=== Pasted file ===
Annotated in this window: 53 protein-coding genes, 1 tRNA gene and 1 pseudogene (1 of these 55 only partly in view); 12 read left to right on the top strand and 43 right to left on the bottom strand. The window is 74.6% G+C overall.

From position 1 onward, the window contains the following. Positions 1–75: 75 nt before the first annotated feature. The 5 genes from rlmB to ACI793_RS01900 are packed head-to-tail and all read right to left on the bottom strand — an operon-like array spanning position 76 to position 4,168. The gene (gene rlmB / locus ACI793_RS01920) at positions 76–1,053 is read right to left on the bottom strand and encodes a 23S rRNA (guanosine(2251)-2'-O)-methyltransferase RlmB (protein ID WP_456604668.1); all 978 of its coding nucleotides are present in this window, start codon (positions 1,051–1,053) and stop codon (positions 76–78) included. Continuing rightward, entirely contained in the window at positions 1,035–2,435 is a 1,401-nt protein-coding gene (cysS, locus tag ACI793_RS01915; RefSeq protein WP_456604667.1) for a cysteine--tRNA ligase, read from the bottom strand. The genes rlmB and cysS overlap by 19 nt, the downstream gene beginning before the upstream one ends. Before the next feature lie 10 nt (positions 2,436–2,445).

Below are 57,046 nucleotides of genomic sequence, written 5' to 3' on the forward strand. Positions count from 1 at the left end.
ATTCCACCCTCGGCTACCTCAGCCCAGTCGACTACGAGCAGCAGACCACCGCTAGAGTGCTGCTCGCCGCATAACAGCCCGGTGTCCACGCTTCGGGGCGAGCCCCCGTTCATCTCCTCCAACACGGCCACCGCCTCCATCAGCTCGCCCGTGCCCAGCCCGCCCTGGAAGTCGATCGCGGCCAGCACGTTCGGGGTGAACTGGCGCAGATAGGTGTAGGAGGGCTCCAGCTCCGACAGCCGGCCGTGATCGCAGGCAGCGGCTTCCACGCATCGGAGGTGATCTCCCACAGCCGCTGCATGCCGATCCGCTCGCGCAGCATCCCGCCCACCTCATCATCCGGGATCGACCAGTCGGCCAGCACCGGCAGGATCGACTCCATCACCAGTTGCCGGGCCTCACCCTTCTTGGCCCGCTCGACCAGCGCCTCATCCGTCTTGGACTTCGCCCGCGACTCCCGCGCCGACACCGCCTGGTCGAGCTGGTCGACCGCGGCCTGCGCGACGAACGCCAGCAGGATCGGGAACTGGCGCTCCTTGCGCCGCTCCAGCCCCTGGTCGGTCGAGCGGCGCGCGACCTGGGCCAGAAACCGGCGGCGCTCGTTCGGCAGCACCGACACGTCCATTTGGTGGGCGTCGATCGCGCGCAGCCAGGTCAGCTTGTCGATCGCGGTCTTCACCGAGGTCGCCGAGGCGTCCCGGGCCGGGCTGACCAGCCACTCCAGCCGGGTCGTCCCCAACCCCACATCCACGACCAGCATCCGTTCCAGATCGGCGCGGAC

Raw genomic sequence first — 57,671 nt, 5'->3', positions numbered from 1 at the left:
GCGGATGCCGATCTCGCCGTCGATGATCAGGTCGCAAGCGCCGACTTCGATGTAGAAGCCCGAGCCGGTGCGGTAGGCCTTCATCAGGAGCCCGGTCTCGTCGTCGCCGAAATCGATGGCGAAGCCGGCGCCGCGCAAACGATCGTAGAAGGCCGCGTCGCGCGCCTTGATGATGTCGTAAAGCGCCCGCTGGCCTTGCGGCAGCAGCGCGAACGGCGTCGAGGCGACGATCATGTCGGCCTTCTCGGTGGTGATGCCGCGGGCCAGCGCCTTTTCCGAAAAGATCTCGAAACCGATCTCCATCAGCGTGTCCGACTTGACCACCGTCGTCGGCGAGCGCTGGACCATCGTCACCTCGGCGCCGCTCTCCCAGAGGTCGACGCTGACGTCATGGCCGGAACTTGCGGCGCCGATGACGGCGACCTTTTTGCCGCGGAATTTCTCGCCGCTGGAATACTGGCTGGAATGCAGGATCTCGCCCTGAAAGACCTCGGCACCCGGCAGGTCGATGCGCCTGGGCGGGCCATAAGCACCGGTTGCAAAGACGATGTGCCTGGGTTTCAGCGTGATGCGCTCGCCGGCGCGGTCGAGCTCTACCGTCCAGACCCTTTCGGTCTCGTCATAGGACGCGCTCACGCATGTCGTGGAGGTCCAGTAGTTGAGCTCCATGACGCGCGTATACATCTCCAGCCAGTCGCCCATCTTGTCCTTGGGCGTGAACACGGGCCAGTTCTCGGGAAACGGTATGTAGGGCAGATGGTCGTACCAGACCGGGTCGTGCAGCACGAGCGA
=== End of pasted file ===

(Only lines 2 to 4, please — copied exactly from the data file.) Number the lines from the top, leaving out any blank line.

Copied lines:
From position 1 onward, the window contains the following. Positions 1–75: 75 nt before the first annotated feature. The 5 genes from rlmB to ACI793_RS01900 are packed head-to-tail and all read right to left on the bottom strand — an operon-like array spanning position 76 to position 4,168. The gene (gene rlmB / locus ACI793_RS01920) at positions 76–1,053 is read right to left on the bottom strand and encodes a 23S rRNA (guanosine(2251)-2'-O)-methyltransferase RlmB (protein ID WP_456604668.1); all 978 of its coding nucleotides are present in this window, start codon (positions 1,051–1,053) and stop codon (positions 76–78) included. Continuing rightward, entirely contained in the window at positions 1,035–2,435 is a 1,401-nt protein-coding gene (cysS, locus tag ACI793_RS01915; RefSeq protein WP_456604667.1) for a cysteine--tRNA ligase, read from the bottom strand. The genes rlmB and cysS overlap by 19 nt, the downstream gene beginning before the upstream one ends. Before the next feature lie 10 nt (positions 2,436–2,445).

Below are 57,046 nucleotides of genomic sequence, written 5' to 3' on the forward strand. Positions count from 1 at the left end.
ATTCCACCCTCGGCTACCTCAGCCCAGTCGACTACGAGCAGCAGACCACCGCTAGAGTGCTGCTCGCCGCATAACAGCCCGGTGTCCACGCTTCGGGGCGAGCCCCCGTTCATCTCCTCCAACACGGCCACCGCCTCCATCAGCTCGCCCGTGCCCAGCCCGCCCTGGAAGTCGATCGCGGCCAGCACGTTCGGGGTGAACTGGCGCAGATAGGTGTAGGAGGGCTCCAGCTCCGACAGCCGGCCGTGATCGCAGGCAGCGGCTTCCACGCATCGGAGGTGATCTCCCACAGCCGCTGCATGCCGATCCGCTCGCGCAGCATCCCGCCCACCTCATCATCCGGGATCGACCAGTCGGCCAGCACCGGCAGGATCGACTCCATCACCAGTTGCCGGGCCTCACCCTTCTTGGCCCGCTCGACCAGCGCCTCATCCGTCTTGGACTTCGCCCGCGACTCCCGCGCCGACACCGCCTGGTCGAGCTGGTCGACCGCGGCCTGCGCGACGAACGCCAGCAGGATCGGGAACTGGCGCTCCTTGCGCCGCTCCAGCCCCTGGTCGGTCGAGCGGCGCGCGACCTGGGCCAGAAACCGGCGGCGCTCGTTCGGCAGCACCGACACGTCCATTTGGTGGGCGTCGATCGCGCGCAGCCAGGTCAGCTTGTCGATCGCGGTCTTCACCGAGGTCGCCGAGGCGTCCCGGGCCGGGCTGACCAGCCACTCCAGCCGGGTCGTCCCCAACCCCACATCCACGACCAGCATCCGTTCCAGATCGGCGCGGAC